Angular is a strongly opinionated framework, opting for TypeScript by default for type safety and including a robust command line interface and compiler. Angular also provides its own utilities for tasks such as routing and requests, and is very often coupled with ngrx, the Angular wrapper of rx.js that allows for state management and data flow.

One of the major recent updates to Angular was the release of Ivy, a new view engine for translating Angular components into what you see in the browser. Ivy is meant to allow for smaller bundle sizes, faster performance, and simpler applications.

For a talk around what you can do to help organize and structure an Angular project, check out this PluralSight video.

NodeJS

NodeJS brought JavaScript to the desktop over 11 years ago and is mainly used for the creation of simple servers or APIs. The benefit of NodeJS for servers comes from JavaScript's emphasis on event-driven code, which ensures very low CPU usage when no code is running.

Coupled with NodeJS is NPM, the Node Package Manager, which provides access to over 1 million packages ranging from simple utilities to frontend frameworks to command line functions. NPM also provides ways to run commands once (NPX) and uses the package.json for quick project-level scripts.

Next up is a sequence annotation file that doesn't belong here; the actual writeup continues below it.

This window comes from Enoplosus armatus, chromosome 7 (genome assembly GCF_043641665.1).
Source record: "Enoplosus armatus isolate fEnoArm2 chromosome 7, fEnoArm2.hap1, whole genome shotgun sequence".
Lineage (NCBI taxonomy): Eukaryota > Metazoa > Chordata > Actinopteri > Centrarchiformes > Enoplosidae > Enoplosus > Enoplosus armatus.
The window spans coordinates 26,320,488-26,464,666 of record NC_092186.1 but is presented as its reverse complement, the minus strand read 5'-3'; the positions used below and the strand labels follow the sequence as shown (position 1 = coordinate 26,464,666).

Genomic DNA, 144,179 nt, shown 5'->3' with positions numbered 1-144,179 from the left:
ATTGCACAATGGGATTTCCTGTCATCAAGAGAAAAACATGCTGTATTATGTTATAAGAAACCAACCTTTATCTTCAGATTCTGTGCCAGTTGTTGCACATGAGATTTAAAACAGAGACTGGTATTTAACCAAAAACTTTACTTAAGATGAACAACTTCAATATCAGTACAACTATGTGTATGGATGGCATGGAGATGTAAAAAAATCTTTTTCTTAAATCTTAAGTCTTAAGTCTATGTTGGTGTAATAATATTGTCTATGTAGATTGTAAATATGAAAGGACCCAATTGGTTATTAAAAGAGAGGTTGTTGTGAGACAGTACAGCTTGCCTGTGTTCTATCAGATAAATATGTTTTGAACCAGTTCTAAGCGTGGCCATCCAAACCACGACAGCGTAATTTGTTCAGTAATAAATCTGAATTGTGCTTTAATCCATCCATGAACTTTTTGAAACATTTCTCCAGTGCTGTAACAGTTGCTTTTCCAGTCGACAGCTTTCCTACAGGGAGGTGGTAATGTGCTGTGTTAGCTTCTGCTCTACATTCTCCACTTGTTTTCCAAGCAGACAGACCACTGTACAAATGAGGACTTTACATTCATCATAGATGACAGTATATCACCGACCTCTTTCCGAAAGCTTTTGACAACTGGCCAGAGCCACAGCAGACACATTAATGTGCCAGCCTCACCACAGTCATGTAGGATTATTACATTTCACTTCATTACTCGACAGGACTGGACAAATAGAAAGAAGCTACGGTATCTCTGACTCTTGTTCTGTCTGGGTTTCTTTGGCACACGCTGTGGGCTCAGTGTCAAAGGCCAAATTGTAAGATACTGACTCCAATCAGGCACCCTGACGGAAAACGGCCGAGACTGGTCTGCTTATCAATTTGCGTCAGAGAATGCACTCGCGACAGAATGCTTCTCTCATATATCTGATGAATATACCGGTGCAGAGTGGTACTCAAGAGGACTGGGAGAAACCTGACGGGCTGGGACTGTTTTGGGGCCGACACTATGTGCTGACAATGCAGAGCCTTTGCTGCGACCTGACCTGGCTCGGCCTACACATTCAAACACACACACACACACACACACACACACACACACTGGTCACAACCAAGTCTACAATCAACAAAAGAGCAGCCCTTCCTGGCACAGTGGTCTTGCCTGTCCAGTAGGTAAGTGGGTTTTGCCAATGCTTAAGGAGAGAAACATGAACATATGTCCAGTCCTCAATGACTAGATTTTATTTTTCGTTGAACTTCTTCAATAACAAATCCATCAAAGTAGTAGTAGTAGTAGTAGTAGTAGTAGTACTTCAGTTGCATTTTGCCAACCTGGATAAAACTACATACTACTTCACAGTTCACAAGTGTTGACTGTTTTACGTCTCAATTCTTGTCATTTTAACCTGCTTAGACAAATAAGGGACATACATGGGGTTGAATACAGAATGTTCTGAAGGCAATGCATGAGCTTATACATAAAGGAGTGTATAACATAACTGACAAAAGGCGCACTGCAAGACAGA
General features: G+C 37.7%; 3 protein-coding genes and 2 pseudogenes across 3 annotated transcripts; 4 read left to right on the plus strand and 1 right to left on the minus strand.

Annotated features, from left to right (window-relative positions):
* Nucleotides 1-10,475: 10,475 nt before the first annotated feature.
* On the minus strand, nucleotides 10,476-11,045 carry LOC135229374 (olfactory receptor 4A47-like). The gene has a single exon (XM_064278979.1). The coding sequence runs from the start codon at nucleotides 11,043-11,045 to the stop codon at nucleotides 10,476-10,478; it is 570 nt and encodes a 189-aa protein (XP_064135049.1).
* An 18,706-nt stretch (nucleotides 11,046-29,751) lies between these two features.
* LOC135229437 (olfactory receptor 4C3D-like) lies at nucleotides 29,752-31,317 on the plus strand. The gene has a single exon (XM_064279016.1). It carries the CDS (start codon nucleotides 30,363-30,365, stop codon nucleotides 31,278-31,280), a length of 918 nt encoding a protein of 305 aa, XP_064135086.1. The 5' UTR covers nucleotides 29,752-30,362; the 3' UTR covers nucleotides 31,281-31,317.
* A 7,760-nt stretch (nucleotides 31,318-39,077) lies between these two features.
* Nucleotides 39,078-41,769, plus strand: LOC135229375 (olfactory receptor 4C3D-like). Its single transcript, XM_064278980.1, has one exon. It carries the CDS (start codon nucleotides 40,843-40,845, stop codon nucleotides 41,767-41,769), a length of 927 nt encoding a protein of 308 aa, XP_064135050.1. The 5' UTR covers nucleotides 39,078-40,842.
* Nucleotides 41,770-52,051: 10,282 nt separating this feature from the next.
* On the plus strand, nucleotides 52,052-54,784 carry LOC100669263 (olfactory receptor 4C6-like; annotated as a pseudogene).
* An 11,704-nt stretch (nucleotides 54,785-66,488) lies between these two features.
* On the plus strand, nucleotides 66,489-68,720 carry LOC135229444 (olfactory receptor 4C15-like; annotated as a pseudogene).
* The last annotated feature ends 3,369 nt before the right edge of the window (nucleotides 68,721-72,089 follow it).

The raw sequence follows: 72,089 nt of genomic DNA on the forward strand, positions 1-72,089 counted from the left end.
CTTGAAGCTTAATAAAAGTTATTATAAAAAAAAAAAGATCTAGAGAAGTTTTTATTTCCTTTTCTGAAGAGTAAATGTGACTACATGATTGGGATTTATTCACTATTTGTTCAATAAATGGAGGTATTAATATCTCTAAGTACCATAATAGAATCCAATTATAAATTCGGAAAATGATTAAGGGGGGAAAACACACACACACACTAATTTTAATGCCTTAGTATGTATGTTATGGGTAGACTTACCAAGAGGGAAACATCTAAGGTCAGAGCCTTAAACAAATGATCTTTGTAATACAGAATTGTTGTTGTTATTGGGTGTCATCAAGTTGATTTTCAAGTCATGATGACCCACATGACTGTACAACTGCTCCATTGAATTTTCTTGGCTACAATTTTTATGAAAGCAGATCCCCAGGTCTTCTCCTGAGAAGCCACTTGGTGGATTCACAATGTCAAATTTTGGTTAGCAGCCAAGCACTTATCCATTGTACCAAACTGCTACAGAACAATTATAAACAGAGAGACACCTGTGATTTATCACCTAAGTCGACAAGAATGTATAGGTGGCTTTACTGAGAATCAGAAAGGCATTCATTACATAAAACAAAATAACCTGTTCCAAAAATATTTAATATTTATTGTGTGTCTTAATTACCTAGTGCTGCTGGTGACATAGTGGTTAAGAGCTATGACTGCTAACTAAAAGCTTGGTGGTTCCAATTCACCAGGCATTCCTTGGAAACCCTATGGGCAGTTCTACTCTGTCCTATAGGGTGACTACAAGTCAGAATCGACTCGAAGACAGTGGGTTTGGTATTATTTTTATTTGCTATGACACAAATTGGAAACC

Some helpful libraries to be familiar with when working in NodeJS are:

  • fs - File System, allows for reading, writing, and watching files and directories.
  • child_process - Allows for creation of other process, including other instances of node for multithreading.
  • express - ExpressJS is probably the most common library uses for creating simple servers and APIs.
  • hapi - HapiJS is a strong alternative to ExpressJS.
  • http-server - If all you need is a static file server, this command line utility can get you up and running very fast.

You might also consider checking out some of the content created by WWT such as:

TypeScript